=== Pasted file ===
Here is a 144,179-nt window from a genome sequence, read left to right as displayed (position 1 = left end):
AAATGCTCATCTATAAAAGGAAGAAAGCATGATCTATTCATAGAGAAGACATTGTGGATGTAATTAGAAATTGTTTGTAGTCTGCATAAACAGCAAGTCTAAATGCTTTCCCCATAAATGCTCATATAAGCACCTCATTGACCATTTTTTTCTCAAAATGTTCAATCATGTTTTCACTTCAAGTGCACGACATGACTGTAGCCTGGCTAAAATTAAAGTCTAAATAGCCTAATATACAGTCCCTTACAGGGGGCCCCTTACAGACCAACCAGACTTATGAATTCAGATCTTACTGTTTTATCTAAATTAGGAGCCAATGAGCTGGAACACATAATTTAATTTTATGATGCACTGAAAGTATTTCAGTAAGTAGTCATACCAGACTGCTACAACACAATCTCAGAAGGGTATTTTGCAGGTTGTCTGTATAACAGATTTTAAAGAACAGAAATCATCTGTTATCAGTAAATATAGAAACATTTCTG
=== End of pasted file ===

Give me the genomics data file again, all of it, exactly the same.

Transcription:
Here is a 144,179-nt window from a genome sequence, read left to right as displayed (position 1 = left end):
AAATGCTCATCTATAAAAGGAAGAAAGCATGATCTATTCATAGAGAAGACATTGTGGATGTAATTAGAAATTGTTTGTAGTCTGCATAAACAGCAAGTCTAAATGCTTTCCCCATAAATGCTCATATAAGCACCTCATTGACCATTTTTTTCTCAAAATGTTCAATCATGTTTTCACTTCAAGTGCACGACATGACTGTAGCCTGGCTAAAATTAAAGTCTAAATAGCCTAATATACAGTCCCTTACAGGGGGCCCCTTACAGACCAACCAGACTTATGAATTCAGATCTTACTGTTTTATCTAAATTAGGAGCCAATGAGCTGGAACACATAATTTAATTTTATGATGCACTGAAAGTATTTCAGTAAGTAGTCATACCAGACTGCTACAACACAATCTCAGAAGGGTATTTTGCAGGTTGTCTGTATAACAGATTTTAAAGAACAGAAATCATCTGTTATCAGTAAATATAGAAACATTTCTG